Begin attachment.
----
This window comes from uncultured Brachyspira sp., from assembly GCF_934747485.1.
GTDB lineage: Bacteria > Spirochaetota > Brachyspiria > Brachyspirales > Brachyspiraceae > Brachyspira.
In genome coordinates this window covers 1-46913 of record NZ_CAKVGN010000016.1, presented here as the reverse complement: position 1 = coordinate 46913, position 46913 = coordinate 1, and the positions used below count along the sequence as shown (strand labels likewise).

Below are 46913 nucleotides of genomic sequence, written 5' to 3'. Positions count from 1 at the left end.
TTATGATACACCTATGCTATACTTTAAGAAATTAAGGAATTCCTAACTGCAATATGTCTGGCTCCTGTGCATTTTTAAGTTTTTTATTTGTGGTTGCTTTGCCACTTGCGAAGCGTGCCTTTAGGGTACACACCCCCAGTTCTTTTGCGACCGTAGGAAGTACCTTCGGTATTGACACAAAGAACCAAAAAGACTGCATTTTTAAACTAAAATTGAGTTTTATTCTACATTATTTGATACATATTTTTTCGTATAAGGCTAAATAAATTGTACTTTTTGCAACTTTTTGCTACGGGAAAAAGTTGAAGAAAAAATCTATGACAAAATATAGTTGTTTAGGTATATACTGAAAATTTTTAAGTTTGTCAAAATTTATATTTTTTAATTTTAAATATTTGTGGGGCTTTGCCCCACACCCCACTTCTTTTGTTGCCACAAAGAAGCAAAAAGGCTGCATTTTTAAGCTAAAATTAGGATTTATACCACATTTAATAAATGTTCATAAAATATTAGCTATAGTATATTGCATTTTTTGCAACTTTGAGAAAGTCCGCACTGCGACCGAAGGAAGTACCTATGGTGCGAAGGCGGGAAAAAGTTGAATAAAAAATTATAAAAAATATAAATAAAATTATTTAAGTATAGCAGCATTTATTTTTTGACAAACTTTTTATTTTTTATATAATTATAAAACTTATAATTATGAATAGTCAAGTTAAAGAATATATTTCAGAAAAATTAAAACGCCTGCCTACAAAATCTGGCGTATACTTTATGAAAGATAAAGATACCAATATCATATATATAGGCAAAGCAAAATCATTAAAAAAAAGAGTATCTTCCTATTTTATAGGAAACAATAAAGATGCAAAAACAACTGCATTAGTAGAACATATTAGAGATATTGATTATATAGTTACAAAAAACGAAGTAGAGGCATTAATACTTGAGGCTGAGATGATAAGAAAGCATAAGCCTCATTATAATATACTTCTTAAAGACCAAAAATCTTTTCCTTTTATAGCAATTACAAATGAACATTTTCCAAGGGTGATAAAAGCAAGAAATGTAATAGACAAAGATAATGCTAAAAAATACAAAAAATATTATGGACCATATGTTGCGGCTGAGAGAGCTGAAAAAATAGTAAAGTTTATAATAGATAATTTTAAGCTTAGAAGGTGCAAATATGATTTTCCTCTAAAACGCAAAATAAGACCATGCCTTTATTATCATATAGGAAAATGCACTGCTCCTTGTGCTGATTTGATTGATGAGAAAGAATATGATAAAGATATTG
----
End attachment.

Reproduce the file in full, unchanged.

This window comes from uncultured Brachyspira sp., from assembly GCF_934747485.1.
GTDB lineage: Bacteria > Spirochaetota > Brachyspiria > Brachyspirales > Brachyspiraceae > Brachyspira.
In genome coordinates this window covers 1-46913 of record NZ_CAKVGN010000016.1, presented here as the reverse complement: position 1 = coordinate 46913, position 46913 = coordinate 1, and the positions used below count along the sequence as shown (strand labels likewise).

Below are 46913 nucleotides of genomic sequence, written 5' to 3'. Positions count from 1 at the left end.
TTATGATACACCTATGCTATACTTTAAGAAATTAAGGAATTCCTAACTGCAATATGTCTGGCTCCTGTGCATTTTTAAGTTTTTTATTTGTGGTTGCTTTGCCACTTGCGAAGCGTGCCTTTAGGGTACACACCCCCAGTTCTTTTGCGACCGTAGGAAGTACCTTCGGTATTGACACAAAGAACCAAAAAGACTGCATTTTTAAACTAAAATTGAGTTTTATTCTACATTATTTGATACATATTTTTTCGTATAAGGCTAAATAAATTGTACTTTTTGCAACTTTTTGCTACGGGAAAAAGTTGAAGAAAAAATCTATGACAAAATATAGTTGTTTAGGTATATACTGAAAATTTTTAAGTTTGTCAAAATTTATATTTTTTAATTTTAAATATTTGTGGGGCTTTGCCCCACACCCCACTTCTTTTGTTGCCACAAAGAAGCAAAAAGGCTGCATTTTTAAGCTAAAATTAGGATTTATACCACATTTAATAAATGTTCATAAAATATTAGCTATAGTATATTGCATTTTTTGCAACTTTGAGAAAGTCCGCACTGCGACCGAAGGAAGTACCTATGGTGCGAAGGCGGGAAAAAGTTGAATAAAAAATTATAAAAAATATAAATAAAATTATTTAAGTATAGCAGCATTTATTTTTTGACAAACTTTTTATTTTTTATATAATTATAAAACTTATAATTATGAATAGTCAAGTTAAAGAATATATTTCAGAAAAATTAAAACGCCTGCCTACAAAATCTGGCGTATACTTTATGAAAGATAAAGATACCAATATCATATATATAGGCAAAGCAAAATCATTAAAAAAAAGAGTATCTTCCTATTTTATAGGAAACAATAAAGATGCAAAAACAACTGCATTAGTAGAACATATTAGAGATATTGATTATATAGTTACAAAAAACGAAGTAGAGGCATTAATACTTGAGGCTGAGATGATAAGAAAGCATAAGCCTCATTATAATATACTTCTTAAAGACCAAAAATCTTTTCCTTTTATAGCAATTACAAATGAACATTTTCCAAGGGTGATAAAAGCAAGAAATGTAATAGACAAAGATAATGCTAAAAAATACAAAAAATATTATGGACCATATGTTGCGGCTGAGAGAGCTGAAAAAATAGTAAAGTTTATAATAGATAATTTTAAGCTTAGAAGGTGCAAATATGATTTTCCTCTAAAACGCAAAATAAGACCATGCCTTTATTATCATATAGGAAAATGCACTGCTCCTTGTGCTGATTTGATTGATGAGAAAGAATATGATAAAGATATTG